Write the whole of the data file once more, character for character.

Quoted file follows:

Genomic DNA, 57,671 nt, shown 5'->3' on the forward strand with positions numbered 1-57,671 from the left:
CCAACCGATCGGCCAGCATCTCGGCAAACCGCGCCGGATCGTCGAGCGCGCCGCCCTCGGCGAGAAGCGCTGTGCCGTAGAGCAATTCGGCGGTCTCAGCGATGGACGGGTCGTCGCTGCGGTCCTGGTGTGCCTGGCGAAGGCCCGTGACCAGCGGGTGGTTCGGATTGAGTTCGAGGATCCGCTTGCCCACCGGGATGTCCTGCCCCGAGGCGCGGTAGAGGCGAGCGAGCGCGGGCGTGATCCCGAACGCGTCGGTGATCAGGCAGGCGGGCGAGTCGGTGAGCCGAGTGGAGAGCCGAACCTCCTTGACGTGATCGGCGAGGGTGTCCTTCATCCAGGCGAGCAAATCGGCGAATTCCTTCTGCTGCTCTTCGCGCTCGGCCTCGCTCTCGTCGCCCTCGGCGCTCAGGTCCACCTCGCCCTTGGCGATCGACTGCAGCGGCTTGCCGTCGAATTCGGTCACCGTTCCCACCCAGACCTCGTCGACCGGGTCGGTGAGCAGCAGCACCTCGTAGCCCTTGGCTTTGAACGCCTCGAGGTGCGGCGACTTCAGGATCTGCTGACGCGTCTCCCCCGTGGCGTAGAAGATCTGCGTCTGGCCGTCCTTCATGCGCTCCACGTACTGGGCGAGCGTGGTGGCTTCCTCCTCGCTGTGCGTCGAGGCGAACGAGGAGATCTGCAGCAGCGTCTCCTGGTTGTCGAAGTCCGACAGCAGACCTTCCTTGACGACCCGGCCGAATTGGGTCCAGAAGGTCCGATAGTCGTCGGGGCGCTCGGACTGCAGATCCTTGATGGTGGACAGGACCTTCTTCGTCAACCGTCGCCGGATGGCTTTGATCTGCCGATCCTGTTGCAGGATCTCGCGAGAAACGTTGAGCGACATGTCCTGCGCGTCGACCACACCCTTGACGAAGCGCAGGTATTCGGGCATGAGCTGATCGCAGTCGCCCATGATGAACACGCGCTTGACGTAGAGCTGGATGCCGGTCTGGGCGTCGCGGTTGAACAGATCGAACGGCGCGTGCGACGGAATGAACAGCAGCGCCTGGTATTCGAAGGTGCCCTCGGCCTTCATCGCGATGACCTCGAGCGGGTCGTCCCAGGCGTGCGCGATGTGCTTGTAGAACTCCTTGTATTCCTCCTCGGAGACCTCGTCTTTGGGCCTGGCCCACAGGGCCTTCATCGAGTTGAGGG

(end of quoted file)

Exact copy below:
Genomic DNA, 57,671 nt, shown 5'->3' on the forward strand with positions numbered 1-57,671 from the left:
CCAACCGATCGGCCAGCATCTCGGCAAACCGCGCCGGATCGTCGAGCGCGCCGCCCTCGGCGAGAAGCGCTGTGCCGTAGAGCAATTCGGCGGTCTCAGCGATGGACGGGTCGTCGCTGCGGTCCTGGTGTGCCTGGCGAAGGCCCGTGACCAGCGGGTGGTTCGGATTGAGTTCGAGGATCCGCTTGCCCACCGGGATGTCCTGCCCCGAGGCGCGGTAGAGGCGAGCGAGCGCGGGCGTGATCCCGAACGCGTCGGTGATCAGGCAGGCGGGCGAGTCGGTGAGCCGAGTGGAGAGCCGAACCTCCTTGACGTGATCGGCGAGGGTGTCCTTCATCCAGGCGAGCAAATCGGCGAATTCCTTCTGCTGCTCTTCGCGCTCGGCCTCGCTCTCGTCGCCCTCGGCGCTCAGGTCCACCTCGCCCTTGGCGATCGACTGCAGCGGCTTGCCGTCGAATTCGGTCACCGTTCCCACCCAGACCTCGTCGACCGGGTCGGTGAGCAGCAGCACCTCGTAGCCCTTGGCTTTGAACGCCTCGAGGTGCGGCGACTTCAGGATCTGCTGACGCGTCTCCCCCGTGGCGTAGAAGATCTGCGTCTGGCCGTCCTTCATGCGCTCCACGTACTGGGCGAGCGTGGTGGCTTCCTCCTCGCTGTGCGTCGAGGCGAACGAGGAGATCTGCAGCAGCGTCTCCTGGTTGTCGAAGTCCGACAGCAGACCTTCCTTGACGACCCGGCCGAATTGGGTCCAGAAGGTCCGATAGTCGTCGGGGCGCTCGGACTGCAGATCCTTGATGGTGGACAGGACCTTCTTCGTCAACCGTCGCCGGATGGCTTTGATCTGCCGATCCTGTTGCAGGATCTCGCGAGAAACGTTGAGCGACATGTCCTGCGCGTCGACCACACCCTTGACGAAGCGCAGGTATTCGGGCATGAGCTGATCGCAGTCGCCCATGATGAACACGCGCTTGACGTAGAGCTGGATGCCGGTCTGGGCGTCGCGGTTGAACAGATCGAACGGCGCGTGCGACGGAATGAACAGCAGCGCCTGGTATTCGAAGGTGCCCTCGGCCTTCATCGCGATGACCTCGAGCGGGTCGTCCCAGGCGTGCGCGATGTGCTTGTAGAACTCCTTGTATTCCTCCTCGGAGACCTCGTCTTTGGGCCTGGCCCACAGGGCCTTCATCGAGTTGAGGG